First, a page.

The Palms of Hawaii II
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The Palms of Hawaii II
Starting from the uninhabited Northwestern island of Island of Nihoa, P. remota thrives with 600 to 700 palms in two forests within the intact dryland ecosystem. No rats or grazing animals have escaped to Nihoa so Pritchardia can be seen in a pristine state. The palm crowns create a thick canopy and the fronds cover the understory of the forest. These spectacular small palms have huge wavy leaves with drooping leaflet tips, extensive, short inflorescences and small fruits (Chapin 1990; Conant 1985). The island is owned by the Federal government and is part of the Hawaiian Islands National Wildlife Refuge .
Niiahu, or the forbidden island, is an inhabited, privately owned island, home of P. aylmer-robinsonii. Although only two wild trees are known, the residents cultivate the palm on Niihau; and it has been brought into cultivation elsewhere including Botanic Gardens. This medium sized palm has graceful, lax, green leaves that are somewhat weepy with small, black fruits.
Kauai, an island about four or five million years older than Hawaii or the "Big Island" has eight Pritchardia palms, including one currently being described. The northern coastal and cliff areas are the habitats for P. napaliensis and P. limahuliensis. Both are endangered, and both are stunning trees. In a mesic (not too dry-not too wet) habitat there are some Pritchardia gems that intermingle or are congeners. P. viscosa has but three trees left in the wild. It is a stunning, spectacular palm with huge, stiff leaves; up to three cupped panicles that clasp over the medium black fruits, and hold them close within the crown. The flowers, branchlets and fruits have a viscous or sticky feel somewhat like a petroleum product; thus the name. Like sentinels, P. waialealeana are majestic, 100 feet tall palms with enormous, symmetrical crowns, flexible green leaves and short inflorescences. These occur in a boggy Metrosideros polymorpha (ohia lehua)- Dicranopteris linearis (uluhe) fern habitat also with plenty of weeds. There is an estimated 300 or so trees but an accurate assessment of their true number is not known. P. hardyi although a medium to short palm has striking inflorescences because they extend well beyond the crown of the tree. Although the upper surfaces of the stiff leaves are green, the undersides are a golden tomentum. The fruits are a medium to small size, turning purplish black when ripe, as do all of the Hawaiian Pritchardia fruit.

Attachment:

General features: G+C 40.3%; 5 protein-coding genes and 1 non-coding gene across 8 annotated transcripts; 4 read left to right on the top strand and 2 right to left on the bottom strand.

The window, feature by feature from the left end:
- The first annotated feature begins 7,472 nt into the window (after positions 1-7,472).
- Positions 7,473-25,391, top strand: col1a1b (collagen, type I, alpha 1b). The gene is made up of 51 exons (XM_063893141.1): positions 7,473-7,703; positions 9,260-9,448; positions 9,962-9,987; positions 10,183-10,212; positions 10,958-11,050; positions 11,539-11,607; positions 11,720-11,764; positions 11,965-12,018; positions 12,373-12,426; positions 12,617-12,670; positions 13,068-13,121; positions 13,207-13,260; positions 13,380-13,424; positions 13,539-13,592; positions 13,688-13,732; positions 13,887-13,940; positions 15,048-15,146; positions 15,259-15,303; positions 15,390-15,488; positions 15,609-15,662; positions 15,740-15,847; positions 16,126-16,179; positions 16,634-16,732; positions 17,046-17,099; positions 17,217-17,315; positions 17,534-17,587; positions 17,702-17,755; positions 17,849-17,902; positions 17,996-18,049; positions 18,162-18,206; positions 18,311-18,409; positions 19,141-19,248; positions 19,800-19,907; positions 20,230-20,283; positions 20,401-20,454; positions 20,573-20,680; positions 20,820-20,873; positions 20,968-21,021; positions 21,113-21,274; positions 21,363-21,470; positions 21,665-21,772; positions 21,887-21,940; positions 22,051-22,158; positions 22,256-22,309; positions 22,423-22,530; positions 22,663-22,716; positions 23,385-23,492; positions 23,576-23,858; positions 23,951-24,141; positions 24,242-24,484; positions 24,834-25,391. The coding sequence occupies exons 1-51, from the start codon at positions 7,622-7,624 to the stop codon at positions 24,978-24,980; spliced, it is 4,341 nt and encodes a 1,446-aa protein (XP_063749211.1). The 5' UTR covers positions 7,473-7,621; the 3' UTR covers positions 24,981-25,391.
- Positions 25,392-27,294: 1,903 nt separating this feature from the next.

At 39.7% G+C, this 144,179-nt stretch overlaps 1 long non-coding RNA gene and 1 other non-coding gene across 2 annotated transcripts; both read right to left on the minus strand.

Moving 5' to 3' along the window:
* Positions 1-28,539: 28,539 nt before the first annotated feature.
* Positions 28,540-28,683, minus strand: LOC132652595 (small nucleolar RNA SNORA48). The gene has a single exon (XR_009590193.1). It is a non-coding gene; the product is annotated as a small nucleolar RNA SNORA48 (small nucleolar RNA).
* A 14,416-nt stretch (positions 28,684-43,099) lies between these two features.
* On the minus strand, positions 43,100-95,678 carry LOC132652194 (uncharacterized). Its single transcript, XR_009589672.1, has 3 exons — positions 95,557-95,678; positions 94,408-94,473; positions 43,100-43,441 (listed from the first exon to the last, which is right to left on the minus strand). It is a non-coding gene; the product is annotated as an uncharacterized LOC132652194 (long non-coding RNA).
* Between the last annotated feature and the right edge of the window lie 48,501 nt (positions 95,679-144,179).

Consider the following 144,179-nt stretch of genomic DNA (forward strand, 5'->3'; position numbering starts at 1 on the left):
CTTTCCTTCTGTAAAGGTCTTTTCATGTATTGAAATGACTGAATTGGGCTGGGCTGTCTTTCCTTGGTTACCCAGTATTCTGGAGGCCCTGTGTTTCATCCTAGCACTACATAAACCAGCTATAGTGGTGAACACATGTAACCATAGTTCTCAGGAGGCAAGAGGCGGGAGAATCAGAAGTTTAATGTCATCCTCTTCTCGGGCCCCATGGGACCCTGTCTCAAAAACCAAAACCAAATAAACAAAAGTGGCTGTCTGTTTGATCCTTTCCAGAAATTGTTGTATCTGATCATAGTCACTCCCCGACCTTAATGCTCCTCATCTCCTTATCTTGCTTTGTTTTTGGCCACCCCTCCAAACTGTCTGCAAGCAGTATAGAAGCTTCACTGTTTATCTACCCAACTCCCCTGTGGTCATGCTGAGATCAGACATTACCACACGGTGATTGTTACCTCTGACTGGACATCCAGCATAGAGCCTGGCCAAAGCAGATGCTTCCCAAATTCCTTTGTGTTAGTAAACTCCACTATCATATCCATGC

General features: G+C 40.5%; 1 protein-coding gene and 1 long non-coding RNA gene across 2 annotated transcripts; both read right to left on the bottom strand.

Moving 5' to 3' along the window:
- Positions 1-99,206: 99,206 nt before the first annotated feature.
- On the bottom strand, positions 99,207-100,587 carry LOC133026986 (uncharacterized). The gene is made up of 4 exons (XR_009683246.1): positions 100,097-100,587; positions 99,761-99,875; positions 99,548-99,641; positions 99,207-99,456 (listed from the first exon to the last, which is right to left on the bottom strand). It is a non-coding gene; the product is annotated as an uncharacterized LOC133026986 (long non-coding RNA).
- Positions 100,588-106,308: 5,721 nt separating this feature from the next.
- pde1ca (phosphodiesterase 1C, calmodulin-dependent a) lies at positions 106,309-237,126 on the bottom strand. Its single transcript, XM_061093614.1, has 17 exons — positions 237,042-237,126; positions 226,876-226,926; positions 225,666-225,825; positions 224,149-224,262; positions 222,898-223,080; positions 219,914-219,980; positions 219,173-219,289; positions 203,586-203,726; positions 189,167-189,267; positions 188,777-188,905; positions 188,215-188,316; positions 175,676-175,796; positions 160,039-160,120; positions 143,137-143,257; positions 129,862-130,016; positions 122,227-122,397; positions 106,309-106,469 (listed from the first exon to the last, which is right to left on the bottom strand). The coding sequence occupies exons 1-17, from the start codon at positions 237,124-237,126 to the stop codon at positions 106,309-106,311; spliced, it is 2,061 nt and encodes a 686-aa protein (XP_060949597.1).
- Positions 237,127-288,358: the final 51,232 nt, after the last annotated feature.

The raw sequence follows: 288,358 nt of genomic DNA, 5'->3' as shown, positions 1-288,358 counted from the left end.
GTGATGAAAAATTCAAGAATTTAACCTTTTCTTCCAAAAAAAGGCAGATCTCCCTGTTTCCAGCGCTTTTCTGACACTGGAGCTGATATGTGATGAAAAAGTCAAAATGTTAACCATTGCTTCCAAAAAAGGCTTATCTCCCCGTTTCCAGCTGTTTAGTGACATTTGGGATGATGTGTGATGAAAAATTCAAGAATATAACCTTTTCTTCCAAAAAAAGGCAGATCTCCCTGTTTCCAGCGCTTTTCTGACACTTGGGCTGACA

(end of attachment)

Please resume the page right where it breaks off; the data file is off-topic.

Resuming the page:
The interior and upper elevations of Kauai are where you can discover P. minor. I do not know how it got its name as it can grow up to 40 feet in height and the stem is narrow. When climbing even a twenty-five footer it feels very tall and not "minor" at all. This charming palm has small, flat leaves, small fruits and the inflorescence is snug and close within the crown. In one diverse mesic forest area, there were enough palms to outnumber the rats that eat them and the ripe fruit can be found on the ground beneath them among the many fronds. Still, no seedlings or juveniles survive the grazing goats, deer and pigs. P. flynnii (in press) is a smaller, stiff leaved palm with silvery tomentum on the lower surfaces of the leaves and green smooth upper leaf surfaces. These fragmented populations of palms occur on steep, open scrubland hillsides and cliffs. P. perlmanni is a wonderful medium palm that can reach 15 to 30 feet in height. It has leaf blades about three and one-half feet long, which are green above and mostly flat. The leaf stalks are longer than the leaf blades giving them an open crown appearance that is almost scraggly looking. The fruit is small and pear-shaped. It occurs on the outskirts of low-to mid elevation areas and bogs, 377 to 2,790 ft. elevation. This endangered species has 500 individuals in three populations. Oahu is the home of two loulu palms. The robust P. martii has about 10,000 individuals. Yet, it clings to the steep cliffs of the Ko`olau Mountains out of reach. It has stunning stiff leathery leaves and large, round fruits. P. kaalae is another of the few loulu palms where the inflorescence extends well beyond the crown. This attractive palm has large leaves that are thick and the leaflet tips droop. On Molokai, three loulu palms are documented. Huelo Islet, an isolated rock that is still free from rats, goats and other grazing animals is the home of P. hillebrandii. Here the bluish leaved loulu can regenerate producing seedlings and juveniles. The trees make up a dense forest, the forest floor covered with fallen fronds. Over 300 trees are known in the wild. On the main island of Molokai it is another story. P. munroi once thought to only have a single lonely palm left in the world, is now known as two individuals. Yet two palms are still a delicate balance, and are teetering on the brink of extinction. Seeds have been brought into cultivation and used in conservation efforts. P. lowreyana is a short, robust palm with thick, leathery leaves. It has large black fruits. Although it has 2,000 trees left, that is certainly more than two, but it is not reproducing in the wild and faces threats and endangerment. Lanai is a dry island with a single palm representative: Pritchardia lanaiensis. This delicate green-leaved palm has drooping leaflet tips that give it an attractive weepy look. It does well in dry habitats.
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